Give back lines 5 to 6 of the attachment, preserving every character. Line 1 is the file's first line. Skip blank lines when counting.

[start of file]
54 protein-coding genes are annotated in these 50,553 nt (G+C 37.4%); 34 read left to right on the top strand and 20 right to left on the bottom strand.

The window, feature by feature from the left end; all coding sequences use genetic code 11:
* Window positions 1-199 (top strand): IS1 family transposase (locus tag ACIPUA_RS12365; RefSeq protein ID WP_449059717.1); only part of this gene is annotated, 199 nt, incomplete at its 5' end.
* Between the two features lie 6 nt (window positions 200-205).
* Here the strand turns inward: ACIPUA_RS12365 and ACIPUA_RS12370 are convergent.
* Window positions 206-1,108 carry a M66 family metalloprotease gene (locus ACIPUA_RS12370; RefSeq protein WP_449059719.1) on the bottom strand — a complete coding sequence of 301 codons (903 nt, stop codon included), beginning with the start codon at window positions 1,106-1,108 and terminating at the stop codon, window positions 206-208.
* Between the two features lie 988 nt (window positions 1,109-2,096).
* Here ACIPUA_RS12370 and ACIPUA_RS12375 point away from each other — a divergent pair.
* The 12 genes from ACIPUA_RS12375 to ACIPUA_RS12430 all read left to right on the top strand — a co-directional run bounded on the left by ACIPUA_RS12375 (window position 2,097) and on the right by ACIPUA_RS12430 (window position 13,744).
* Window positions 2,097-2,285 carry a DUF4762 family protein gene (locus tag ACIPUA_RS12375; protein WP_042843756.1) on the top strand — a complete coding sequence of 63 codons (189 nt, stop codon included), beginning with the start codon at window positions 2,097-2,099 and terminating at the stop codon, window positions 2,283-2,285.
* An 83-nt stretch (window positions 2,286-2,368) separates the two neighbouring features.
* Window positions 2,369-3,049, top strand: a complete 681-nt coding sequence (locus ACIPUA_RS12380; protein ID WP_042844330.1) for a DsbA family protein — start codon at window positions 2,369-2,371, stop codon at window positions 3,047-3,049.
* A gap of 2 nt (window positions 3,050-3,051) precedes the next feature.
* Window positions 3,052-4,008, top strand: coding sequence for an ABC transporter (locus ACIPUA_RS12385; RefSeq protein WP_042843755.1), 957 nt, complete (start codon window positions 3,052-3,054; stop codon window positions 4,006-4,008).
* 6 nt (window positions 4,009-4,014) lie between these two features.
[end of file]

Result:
* Here the strand turns inward: ACIPUA_RS12365 and ACIPUA_RS12370 are convergent.
* Window positions 206-1,108 carry a M66 family metalloprotease gene (locus ACIPUA_RS12370; RefSeq protein WP_449059719.1) on the bottom strand — a complete coding sequence of 301 codons (903 nt, stop codon included), beginning with the start codon at window positions 1,106-1,108 and terminating at the stop codon, window positions 206-208.